The Game

The Game Speaks His Piece On Baltimore Riots: 'At The End Of The Day, We Get Fed Up'

The Cali rapper penned a piece for Billboard about the connection between the '92 L.A. Riots and this week's Baltimore Riots.

Baltimore has endured some of the most influential and proactive riots of this year since the police have been targeting young black men, the latest of whom was 25-year-old Freddie Gray. While rioting may or may not be the answer, it helped The Game reflect back to the Los Angeles '92 riot after the Rodney King verdict. The Game wrote a provoking op-ed piece in Billboard about his youth, being a part of history and how it may not have been the best idea considering the fact that non-peaceful protests doesn't solve the issue, but instead helps add to the killing or arrests of more of the African-American community.

Read an excerpt of his lengthy thoughts below:

I witnessed and was a part of the '92 riots in Los Angeles, and you know the damage that did -- not just to Los Angeles, but Watts, Compton, South Central and those areas. That happened when I was 11 years old. I remember looting and throwing bottles and jumping on bottles, jumping on police cars and just being angry. At the moment, it felt great. I felt like, you always hate the police for whatever reason. It all seemed cool for the moment, but now I'm 35. Looking back at what we did as a collective, a young black collective, we ruined our own neighborhood. Those stores which were in our neighborhood were no longer there and the other stores were 5 to 10 miles away, and it crippled our parents to have to venture out even further. I feel like we're seeing the same things happening in Baltimore.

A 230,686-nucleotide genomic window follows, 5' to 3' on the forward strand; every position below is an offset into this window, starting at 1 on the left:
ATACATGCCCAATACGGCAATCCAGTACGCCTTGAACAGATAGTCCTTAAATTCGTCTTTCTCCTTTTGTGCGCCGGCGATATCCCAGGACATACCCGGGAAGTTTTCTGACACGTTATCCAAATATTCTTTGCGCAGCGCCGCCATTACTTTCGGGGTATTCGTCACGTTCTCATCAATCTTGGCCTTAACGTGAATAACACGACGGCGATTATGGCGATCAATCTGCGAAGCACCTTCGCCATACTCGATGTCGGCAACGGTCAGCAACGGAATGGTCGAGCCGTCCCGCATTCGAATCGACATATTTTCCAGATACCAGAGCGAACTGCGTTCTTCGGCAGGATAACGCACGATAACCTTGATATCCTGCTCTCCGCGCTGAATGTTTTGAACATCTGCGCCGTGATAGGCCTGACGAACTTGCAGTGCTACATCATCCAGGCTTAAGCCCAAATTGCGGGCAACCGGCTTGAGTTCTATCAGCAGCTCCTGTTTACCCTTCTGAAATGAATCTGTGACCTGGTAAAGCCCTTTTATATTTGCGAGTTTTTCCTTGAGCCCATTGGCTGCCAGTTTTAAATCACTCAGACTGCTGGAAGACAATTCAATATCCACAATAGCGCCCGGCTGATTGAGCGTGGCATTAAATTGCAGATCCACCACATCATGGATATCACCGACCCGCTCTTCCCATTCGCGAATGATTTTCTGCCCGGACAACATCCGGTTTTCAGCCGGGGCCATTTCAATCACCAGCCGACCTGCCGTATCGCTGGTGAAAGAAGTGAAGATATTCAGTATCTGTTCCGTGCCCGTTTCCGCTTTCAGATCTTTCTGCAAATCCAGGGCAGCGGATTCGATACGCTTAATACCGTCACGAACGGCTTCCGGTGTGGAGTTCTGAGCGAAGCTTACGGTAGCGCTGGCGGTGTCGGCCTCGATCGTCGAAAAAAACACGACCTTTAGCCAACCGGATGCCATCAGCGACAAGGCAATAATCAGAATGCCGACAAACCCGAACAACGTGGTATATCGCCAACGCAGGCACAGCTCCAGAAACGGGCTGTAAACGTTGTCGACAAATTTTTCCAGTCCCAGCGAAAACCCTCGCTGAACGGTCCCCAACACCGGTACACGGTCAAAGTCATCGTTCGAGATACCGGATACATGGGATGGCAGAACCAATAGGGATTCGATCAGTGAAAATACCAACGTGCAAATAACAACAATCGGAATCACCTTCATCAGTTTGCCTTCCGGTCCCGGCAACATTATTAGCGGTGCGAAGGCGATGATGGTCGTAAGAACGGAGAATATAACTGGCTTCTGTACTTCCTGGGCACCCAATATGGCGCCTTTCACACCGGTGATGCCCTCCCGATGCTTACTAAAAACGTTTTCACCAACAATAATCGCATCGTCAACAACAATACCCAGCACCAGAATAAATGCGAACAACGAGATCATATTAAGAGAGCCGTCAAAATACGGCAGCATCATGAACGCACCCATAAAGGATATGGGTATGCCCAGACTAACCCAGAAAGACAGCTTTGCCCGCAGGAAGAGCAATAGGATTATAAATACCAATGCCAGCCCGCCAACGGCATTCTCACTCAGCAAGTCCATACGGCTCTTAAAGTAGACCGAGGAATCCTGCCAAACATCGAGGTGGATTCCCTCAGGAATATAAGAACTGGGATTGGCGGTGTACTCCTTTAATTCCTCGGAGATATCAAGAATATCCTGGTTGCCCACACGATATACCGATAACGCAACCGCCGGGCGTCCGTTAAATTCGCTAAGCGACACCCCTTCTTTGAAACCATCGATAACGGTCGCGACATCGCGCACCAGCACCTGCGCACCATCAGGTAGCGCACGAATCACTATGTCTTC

I'm not there [in Baltimore] to gauge the balance between now and the '92 riots, but I understand the anger. I understand people wanting to be heard and being tired and fed up. I feel what happened to Freddie Gray was just another reminder of the neglect of the African- American youth in America and us as people. Look at how long we've been victims of the world. From slavery, from not being able to vote, up until our children. Young black men in general are targets. People [are] using unlawful force to take our lives. We've seen kids shot [and] beaten. We've seen everything. At the end of the day, we get fed up.

I've watched CNN the last few days, and they’ve called those kids "thugs" and "animals." Everybody's not a thug, man. We're calling these young black kids and our youth "animals" and "thugs," and it makes them more angry. We're doing that when you've got thugs and animals that are police officers, firemen [and] congressmen. In Jeezy's voice, you'd call that "corporate thuggin'."

SEE ALSO: Jada Pinkett Smith To Baltimoreans: ‘Violence Creates A Window To Vilify The Victims’